Understanding spatio-temporal patterns of host mobility is a key factor to prevent and control animal and human diseases. This is utterly important in low-income countries, where animal disease epidemics have strong socio-economic impacts. In this article we analyzed a livestock mobility database, whose data have been collected by the Centre National d’Ele-vage et de Recherches Vétérinaires (CNERV) Mauritania, to describe its patterns and temporal evolution. Data were collected through phone and face-to-face interviews in almost all the regions in Mauritania over a period of roughly two weeks during June 2015. The analysis has shown the existence of two mobility patterns throughout the year: the first related to routine movements from January to August; the second strictly connected to the religious festivity of Tabaski that in 2014 occurred at the beginning of October. These mobility patterns are different in terms of animals involved (fewer cattle and dromedaries are traded around Tabaski), the means of transportation (the volume of animals moved by truck raises around Tabaski) and destinations (most of the animals are traded nationally around Tabaski). Due to the differences between these two periods, public health officers, researchers and other stakeholders should take account of the time of the year when implementing vaccination campaigns or creating surveillance networks.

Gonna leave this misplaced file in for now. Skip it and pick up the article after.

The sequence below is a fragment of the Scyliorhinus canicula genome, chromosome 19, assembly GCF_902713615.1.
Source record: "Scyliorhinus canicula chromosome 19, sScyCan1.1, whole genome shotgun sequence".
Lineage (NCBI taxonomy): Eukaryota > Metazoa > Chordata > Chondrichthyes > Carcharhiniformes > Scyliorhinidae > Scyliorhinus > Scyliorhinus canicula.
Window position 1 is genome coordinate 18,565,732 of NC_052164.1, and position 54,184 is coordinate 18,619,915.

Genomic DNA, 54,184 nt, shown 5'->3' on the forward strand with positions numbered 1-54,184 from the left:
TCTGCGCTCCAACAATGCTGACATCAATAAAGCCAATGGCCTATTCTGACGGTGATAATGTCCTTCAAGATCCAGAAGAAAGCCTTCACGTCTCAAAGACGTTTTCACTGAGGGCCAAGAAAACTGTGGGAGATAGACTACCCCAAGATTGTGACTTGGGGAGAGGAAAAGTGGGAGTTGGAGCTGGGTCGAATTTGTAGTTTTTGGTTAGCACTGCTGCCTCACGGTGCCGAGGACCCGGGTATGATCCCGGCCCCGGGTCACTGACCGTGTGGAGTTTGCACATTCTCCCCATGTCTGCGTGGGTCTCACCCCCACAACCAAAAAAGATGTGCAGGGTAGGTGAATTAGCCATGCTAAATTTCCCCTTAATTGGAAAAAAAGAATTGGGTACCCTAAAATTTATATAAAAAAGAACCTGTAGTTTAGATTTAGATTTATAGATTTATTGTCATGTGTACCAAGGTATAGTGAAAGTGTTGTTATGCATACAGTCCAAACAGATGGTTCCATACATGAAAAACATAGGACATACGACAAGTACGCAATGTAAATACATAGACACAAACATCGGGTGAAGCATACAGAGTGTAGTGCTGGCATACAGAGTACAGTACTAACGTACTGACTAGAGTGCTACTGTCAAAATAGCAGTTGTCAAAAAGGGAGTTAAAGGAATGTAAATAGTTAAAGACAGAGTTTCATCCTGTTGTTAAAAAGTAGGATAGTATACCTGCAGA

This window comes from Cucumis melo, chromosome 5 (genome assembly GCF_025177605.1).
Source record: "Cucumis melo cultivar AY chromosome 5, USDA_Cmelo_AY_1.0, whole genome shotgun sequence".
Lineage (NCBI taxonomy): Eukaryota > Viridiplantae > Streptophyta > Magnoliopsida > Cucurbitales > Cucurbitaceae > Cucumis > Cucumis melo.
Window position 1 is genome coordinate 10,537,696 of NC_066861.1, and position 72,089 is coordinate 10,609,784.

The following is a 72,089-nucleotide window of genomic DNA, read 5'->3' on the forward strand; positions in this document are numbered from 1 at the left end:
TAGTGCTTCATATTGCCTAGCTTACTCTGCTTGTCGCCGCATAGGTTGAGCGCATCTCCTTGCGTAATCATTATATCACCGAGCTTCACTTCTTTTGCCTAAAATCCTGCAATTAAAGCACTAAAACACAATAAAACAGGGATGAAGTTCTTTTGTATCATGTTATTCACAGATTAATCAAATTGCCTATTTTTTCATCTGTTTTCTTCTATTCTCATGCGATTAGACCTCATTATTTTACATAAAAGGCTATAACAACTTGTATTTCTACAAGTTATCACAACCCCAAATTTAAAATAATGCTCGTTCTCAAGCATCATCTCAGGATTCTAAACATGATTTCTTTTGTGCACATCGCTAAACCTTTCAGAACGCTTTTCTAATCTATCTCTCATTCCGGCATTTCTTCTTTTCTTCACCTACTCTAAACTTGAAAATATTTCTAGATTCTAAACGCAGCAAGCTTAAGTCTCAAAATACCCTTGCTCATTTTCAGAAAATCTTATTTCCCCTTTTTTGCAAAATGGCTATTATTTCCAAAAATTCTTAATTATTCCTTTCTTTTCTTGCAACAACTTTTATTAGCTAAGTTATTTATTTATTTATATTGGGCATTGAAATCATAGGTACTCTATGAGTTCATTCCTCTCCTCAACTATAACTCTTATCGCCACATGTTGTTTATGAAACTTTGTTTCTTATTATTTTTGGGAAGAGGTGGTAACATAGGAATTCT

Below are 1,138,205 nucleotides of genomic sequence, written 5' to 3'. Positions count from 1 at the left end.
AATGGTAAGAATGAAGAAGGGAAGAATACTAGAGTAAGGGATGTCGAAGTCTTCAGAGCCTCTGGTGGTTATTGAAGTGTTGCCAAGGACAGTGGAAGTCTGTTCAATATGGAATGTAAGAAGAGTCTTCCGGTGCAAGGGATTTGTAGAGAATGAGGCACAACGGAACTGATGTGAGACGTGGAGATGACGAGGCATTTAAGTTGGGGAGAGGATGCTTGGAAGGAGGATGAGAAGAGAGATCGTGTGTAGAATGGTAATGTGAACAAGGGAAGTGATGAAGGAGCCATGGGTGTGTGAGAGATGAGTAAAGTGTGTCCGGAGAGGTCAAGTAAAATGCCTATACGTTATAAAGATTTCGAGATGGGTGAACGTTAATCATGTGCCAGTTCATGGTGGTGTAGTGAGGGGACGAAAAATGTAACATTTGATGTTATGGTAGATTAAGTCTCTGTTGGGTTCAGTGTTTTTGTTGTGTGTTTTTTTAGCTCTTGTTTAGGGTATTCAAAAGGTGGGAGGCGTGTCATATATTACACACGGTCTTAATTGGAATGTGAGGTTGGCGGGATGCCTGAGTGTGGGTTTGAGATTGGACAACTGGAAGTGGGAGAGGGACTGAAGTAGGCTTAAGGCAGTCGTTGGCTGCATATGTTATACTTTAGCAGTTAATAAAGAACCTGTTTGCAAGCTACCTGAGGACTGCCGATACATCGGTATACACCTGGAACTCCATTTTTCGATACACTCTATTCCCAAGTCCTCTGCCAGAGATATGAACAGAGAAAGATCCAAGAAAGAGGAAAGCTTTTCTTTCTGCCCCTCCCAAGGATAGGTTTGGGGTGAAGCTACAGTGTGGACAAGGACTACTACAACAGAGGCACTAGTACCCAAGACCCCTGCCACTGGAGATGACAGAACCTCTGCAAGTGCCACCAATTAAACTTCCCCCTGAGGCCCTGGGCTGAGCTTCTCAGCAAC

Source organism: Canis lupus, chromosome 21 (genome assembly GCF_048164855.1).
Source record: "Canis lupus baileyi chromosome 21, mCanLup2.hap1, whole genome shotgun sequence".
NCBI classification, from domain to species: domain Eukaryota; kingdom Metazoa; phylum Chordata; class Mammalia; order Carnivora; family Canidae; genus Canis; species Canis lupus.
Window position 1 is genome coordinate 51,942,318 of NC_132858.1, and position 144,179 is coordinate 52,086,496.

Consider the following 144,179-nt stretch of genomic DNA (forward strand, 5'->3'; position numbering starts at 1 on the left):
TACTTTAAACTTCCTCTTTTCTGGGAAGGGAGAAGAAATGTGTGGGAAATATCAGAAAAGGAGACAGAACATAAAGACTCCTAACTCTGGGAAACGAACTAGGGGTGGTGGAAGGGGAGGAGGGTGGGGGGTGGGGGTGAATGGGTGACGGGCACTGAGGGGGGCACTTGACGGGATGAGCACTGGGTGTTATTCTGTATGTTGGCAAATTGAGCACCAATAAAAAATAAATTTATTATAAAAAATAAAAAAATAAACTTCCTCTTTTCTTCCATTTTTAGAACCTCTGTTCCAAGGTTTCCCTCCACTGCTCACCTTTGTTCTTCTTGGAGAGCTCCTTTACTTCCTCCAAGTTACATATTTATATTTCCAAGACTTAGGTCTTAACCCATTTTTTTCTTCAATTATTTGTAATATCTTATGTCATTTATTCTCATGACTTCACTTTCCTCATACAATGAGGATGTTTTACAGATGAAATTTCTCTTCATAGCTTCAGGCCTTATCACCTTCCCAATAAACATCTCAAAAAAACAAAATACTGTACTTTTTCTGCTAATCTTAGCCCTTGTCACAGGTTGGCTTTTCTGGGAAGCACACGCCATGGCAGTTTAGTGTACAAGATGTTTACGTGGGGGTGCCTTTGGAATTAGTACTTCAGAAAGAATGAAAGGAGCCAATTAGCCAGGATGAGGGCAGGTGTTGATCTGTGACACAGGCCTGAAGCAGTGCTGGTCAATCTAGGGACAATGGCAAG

Apolloni, A., Nicolas, G., Coste, C., El Mamy, A. B., Yahya, B., El Arbi, A. S., … Lancelot, R. (2018, January 1). Towards the description of livestock mobility in Sahelian Africa: Some results from a survey in Mauritania. PLoS ONE. Public Library of Science. https://doi.org/10.1371/journal.pone.0191565